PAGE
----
Duvalier Malone
Duvalier Malone

Affirmative action is a set of policies developed and implemented by colleges and universities in the U.S. that include race as a factor in considering applicants for college and university admissions and ensure diversity in student populations. With the recent Supreme Court ruling, the judiciary has once again proved that it is no longer the last hope of the common man, as it had equally demonstrated in some cases in the past. The apex court had struck down the affirmative action policies on admission at two of the country’s foremost universities, Harvard University and the University of North Carolina, thus effectively ending the consideration of race as a factor for college and university admissions in the country and dashing the hope of millions of prospective students, who rely on such policies to gain admission to some of the world’s most competitive higher education institutions. Therefore, the Supreme Court ruling on affirmative action is a “tragedy” for minorities: it perpetuates the agelong system of discrimination and marginalization deeply ingrained in our nation’s tertiary education institutions against minorities.

The ban on affirmative action on admission will no doubt deepen the deep-rooted discrimination that exists in our colleges and universities. It is no longer news that many Americans are discriminated against on the basis of age, disability, ethnicity, gender, race, or religion in terms of seeking admissions to these schools. This culture that has survived the ages has deprived many of our people of their right to education and put a question mark on the much-touted egalitarian nature of American society. For example, Asian Americans faced discrimination in Harvard University admissions due to a few perceived strengths over White applicants, according to a study on Asian American discrimination in Harvard admissions. The discrimination comes in the form of a direct penalty in admissions and a penalty in some of the school’s ratings.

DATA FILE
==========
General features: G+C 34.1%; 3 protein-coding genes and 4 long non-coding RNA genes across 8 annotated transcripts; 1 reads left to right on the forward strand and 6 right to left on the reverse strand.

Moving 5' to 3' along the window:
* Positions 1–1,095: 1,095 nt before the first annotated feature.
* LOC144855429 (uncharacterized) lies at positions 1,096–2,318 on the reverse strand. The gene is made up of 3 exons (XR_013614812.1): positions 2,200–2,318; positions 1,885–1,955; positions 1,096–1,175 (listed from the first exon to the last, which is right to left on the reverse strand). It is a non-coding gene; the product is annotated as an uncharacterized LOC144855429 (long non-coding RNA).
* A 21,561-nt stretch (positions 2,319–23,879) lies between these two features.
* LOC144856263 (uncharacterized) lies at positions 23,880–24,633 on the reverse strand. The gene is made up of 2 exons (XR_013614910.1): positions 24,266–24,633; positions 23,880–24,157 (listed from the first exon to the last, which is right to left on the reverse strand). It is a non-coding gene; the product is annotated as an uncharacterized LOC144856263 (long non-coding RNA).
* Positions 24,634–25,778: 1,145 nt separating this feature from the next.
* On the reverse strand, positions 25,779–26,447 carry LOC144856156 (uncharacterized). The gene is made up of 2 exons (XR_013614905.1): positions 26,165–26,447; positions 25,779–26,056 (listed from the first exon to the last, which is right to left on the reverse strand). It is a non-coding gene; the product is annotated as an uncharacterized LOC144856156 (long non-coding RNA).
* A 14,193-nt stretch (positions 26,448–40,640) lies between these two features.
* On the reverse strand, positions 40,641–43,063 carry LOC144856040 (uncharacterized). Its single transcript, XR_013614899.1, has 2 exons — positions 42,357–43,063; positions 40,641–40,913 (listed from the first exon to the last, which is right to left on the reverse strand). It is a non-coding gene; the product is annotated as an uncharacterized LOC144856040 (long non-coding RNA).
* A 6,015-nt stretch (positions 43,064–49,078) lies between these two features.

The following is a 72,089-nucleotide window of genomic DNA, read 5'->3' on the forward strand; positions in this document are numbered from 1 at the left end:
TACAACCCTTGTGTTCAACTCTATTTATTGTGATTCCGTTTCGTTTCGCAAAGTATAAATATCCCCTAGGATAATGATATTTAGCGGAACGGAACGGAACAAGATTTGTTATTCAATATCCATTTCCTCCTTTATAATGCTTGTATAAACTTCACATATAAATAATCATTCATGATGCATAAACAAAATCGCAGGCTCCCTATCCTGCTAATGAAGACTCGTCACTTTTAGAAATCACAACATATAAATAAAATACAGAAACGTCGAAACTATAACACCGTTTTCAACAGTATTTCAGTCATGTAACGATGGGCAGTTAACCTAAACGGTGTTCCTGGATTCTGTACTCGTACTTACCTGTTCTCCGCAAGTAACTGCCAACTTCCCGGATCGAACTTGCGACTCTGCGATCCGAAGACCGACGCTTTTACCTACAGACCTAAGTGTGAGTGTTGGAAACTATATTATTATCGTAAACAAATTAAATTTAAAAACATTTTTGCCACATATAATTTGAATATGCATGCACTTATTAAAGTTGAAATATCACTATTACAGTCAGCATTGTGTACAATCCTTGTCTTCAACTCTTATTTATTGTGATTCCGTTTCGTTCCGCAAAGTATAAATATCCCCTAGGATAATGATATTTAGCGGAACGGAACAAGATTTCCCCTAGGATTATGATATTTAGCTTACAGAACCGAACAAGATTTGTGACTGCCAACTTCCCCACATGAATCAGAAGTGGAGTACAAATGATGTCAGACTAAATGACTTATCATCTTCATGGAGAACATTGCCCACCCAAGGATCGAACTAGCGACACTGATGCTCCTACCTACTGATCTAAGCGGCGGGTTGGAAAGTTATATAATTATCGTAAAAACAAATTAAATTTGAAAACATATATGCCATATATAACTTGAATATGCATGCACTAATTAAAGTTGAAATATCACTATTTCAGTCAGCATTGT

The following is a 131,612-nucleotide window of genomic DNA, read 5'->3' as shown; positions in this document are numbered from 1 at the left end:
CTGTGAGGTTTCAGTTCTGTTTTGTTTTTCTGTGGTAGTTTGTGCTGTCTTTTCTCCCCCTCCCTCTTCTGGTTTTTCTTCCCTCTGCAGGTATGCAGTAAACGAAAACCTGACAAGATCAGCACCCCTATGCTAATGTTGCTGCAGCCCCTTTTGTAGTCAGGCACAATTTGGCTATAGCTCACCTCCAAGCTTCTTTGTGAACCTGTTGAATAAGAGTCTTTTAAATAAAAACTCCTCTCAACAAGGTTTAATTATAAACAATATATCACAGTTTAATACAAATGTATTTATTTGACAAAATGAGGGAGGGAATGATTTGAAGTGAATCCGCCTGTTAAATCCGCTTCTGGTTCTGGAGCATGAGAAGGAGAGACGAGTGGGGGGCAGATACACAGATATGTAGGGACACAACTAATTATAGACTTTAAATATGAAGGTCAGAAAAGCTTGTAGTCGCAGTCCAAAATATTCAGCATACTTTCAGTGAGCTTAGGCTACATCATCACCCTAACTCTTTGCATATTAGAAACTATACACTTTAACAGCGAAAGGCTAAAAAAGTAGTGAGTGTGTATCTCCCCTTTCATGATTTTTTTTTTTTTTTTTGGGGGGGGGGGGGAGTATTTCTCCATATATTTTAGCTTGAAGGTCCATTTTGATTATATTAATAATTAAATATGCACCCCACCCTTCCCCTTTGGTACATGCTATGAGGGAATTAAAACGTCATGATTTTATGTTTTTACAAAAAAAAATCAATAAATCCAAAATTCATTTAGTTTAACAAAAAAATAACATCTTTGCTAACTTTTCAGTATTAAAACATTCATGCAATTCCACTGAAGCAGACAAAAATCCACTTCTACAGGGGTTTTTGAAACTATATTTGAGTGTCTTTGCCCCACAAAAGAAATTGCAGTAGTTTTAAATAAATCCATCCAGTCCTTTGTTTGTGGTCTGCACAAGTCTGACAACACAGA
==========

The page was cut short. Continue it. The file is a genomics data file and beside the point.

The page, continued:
The end of affirmative action on admission reaffirms the fact that marginalization has come to stay in America, not just in our schools but in all spheres of our national life. Previously, the number of non-White students, including Asian, Black, Hispanic, Native American, Pacific Islander and biracial students, increased from 27% in 2010 to 35% in 2021. However, there was a sharp decline in minority enrollment in the leading public universities in nine U.S. states – California, Michigan, Washington, Arizona, Florida, Georgia, Nebraska, New Hampshire and Oklahoma – that had already banned affirmative action. In California alone, enrollment dropped to about 30 to 40% among Blacks and Hispanics after the elimination of race as a factor for consideration in school admissions, with predictions of a 10% drop in nationwide enrollments among these populations in the coming years following the ban. School administrators are well aware of the implications of such a ban. “We fully expect it would be a significant decrease in our population,” said Matthew McGann, the director of admission at Amherst College, Massachusetts.

While proponents of the ban on affirmative action, including Chief Justice John Roberts, who said “the color of their skin” should not be “the touchstone of an individual’s identity,” have hailed the recent decision of the Supreme Court regarding affirmative action, they do not see the bigger picture of its wider implications for other contentious issues, like the Voting Rights Act, which was introduced as a way of combating discrimination and protecting marginalized communities. However, with the recent judgment of the apex court, there seems to be a calculated attempt to orchestrate a broader plot to repeal or amend some laws, including the Voting Rights Act, that give some form of protection against discrimination and marginalization to minorities.

This is something that must not be allowed to happen, lest we are all doomed. As Justice Ketanji Brown Jackson, the court’s first Black female justice, puts it in a separate dissent, the decision is “truly a tragedy for us all.” All hands must therefore be on deck to seek more legal backing, through grassroots activism, community engagement, and voter mobilization efforts, to reinforce the Voting Rights Act against any future attempts to tinker with it to achieve a seemingly hidden agenda to continue the culture of discrimination, suppression, oppression, and marginalization against minority communities in an America where the concept of equality is only in principle. Let’s avert more looming tragedies by joining the fight for a fair and inclusive democracy now, before it is too late. A stitch in time saves nine.

Duvalier Malone is the author of “Those Who Give A Damn: A Manual for Making a Difference,” a motivational speaker, community activist and CEO of Duvalier Malone Enterprises, a global consulting firm. He lives in Washington, D.C.

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